Jon has given me permission to post edited versions of his letters. We thought you might be interested.
July 30, 2007
Dear Tsev heeg (family),
They certainly know how to keep a person busy here at the Missionary
Hmong has an awesome vowel that sounds like an Australian guy saying “no.” Once I get tapes I shall demonstrate.
The spirit is so strong here; stronger and more constant than I’ve ever felt before. Kuv nyab zoo heev (I am doing great), and I love you all! I’m way excited to be a tubtxib (missionary)!
With buckets of love,
Date: Jul 31, 2007 10:12 AM
Subject: Greetings from the MTC!
On Sundays we mostly study and go to meetings. We study PMG, the scriptures, and language. My district has only four Elders; the only Elders in the MTC speaking Hmong.
We have time set aside each P-day to go to the temple.
Subject: Hurrah for
Date: Tue, 07 Aug 2007 14:45:13 +0000
This last week we got to go to the TRC, where we practiced meeting people, getting to know them, introducing our message, bearing our testimonies, and setting an appointment in Hmong with volunteers posing as potential investigators. We then practiced teaching the first lesson to the same volunteer (in English). It was one of the most spiritually charged experiences I've ever had! The week leading up to it I was a little nervous, especially because there is a camera in the corner of the room to my teacher can evaluate us and give us feedback. Thanks to my prayers, when I actually got into the room which we were to pretend was a park, I was at peace, and had no trouble communicating in the language. By the way, Hmong is a very difficult language. We have a couple "tone-twisters" that reminded me of that one Doug had for Chinese. I will let you hear them once I send home a tape, but one of them looks like this: Poj pom pog pov pob hauv pos. That means "The lady saw grandma throw a ball into the thorn bush". Crazy no?
Subject: Word from the field
Date: Tue, 14 Aug 2007 15:25:00 +0000
That's right, even though I'm still in training, I am still an active missionary in the field. We have the opportunity to answer phones at the referral center and talk to people who saw a commercial about the church and want to receive a free Phau Ntawv Maumoos (BoM) or Bible. We get to answer questions they have about the church and bear our testimonies.
Pretty much my day to day activities include personal study, where I usually read the Phau Ntawv Maumoos in Hmoob and look up word that are used a lot that I don't know. I also do the same with a Hmoob copy of Book of Mormon Stories (the one which all the pictures). Sometime I just read the BoM in English, or do flashcards; it varies. I also have nrog tus khub kawm (companion study), where we set up lesson plans for the TRC. Our last experience at the TRC made use of my improvisational instincts. The investigator was supposed to be a Christian who was very familiar with the bible and had seen a TV special on Joseph Smith, but felt uncomfortable with the idea of a modern prophet. The volunteer must not have read the paper he was given because he said he was a Buddhist Hmong. There are almost no Buddhist Hmongs on the Earth. We had to completely change how we taught, and adjust for someone who had never really heard of God. 'Twas a challenge.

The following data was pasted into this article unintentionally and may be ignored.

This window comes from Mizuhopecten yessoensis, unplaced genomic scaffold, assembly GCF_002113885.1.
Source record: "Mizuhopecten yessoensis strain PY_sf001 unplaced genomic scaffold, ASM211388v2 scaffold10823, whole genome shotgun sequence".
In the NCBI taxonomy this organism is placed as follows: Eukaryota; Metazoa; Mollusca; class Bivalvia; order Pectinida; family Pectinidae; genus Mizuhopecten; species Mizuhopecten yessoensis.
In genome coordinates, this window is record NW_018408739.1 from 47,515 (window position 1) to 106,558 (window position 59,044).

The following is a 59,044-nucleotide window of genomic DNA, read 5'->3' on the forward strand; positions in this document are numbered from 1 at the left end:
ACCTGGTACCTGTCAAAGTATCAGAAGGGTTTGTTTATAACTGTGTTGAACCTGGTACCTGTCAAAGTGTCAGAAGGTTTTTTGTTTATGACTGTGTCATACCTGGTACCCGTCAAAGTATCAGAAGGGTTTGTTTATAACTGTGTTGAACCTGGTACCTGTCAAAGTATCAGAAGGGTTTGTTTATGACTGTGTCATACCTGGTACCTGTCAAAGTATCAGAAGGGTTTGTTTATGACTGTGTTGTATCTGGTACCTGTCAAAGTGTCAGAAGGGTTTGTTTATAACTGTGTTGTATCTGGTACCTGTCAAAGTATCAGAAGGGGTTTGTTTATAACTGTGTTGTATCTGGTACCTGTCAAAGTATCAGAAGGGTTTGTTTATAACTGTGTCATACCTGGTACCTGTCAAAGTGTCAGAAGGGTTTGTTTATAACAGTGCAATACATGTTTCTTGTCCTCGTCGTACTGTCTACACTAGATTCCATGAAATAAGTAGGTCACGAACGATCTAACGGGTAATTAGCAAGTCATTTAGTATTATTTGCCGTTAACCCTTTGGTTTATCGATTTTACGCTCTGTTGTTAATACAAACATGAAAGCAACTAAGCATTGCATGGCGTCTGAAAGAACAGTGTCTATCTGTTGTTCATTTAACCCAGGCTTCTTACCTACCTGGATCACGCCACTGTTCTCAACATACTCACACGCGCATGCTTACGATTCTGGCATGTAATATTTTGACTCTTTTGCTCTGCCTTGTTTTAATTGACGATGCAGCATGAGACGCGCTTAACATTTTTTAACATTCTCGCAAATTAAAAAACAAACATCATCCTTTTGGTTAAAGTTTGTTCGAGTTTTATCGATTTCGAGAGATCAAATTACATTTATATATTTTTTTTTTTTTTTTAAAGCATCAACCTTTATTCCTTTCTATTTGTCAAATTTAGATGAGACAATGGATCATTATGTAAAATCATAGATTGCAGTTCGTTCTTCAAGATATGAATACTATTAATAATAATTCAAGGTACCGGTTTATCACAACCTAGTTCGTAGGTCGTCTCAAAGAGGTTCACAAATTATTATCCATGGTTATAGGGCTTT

My companion is pretty cool. He fortunately does have a sense of humor.
Love you all!
Sent: Tuesday, August 21, 2007 8:55 AM
Nyob zoo sawv ntxov!
Starting tomorrow, my teacher will only speak Hmong, and we are to try to speak only Hmong, or at least as much as possible during class. Eep! The language is going pretty well I suppose. I can mostly understand everything when I read in the Book of Mormon Stories, or should I say the Cov Dabneeg Hauv Phau Ntawv Maumoos. Elder Vang is gone now, but he was a great help. I took some pictures at the temple, but I don't know when I can get them to you guys.
This week's TRC experience was great. The teaching part went very well, but the language part was interesting (in a somewhat unfortunate way). We were to role play picking up an investigator for church, and while on the bus, talk to them about their week, follow up on commitments, and if the commitment was not kept, resolve concerns, possible adjust the commitment, and extend it again---all in Hmong. We were reasonably prepared, but our volunteer playing the role of the investigator was a mumbler. A quiet mumbler with a very nasally voice. It was a tremendous challenge. After the simulation, I heard him say something in English and he was almost as difficult to understand.
When we teach, we don't memorize anything, with the exception of Joseph's description of the first vision. We prepare an outline of the things we want to cover, and the order in which we want to cover them, and decide generally who will discuss which topic. While we teach, we have to be willing and able to alter our plan on the fly, sometimes drastically, to meet the needs of the investigator, and his/her questions and concerns. We must treasure up a mountain of doctrinal knowledge and understanding so the Spirit can pull from it whatever will best help the investigator. It is challenging work, but I am determined to be an effective tool in the Master's hand.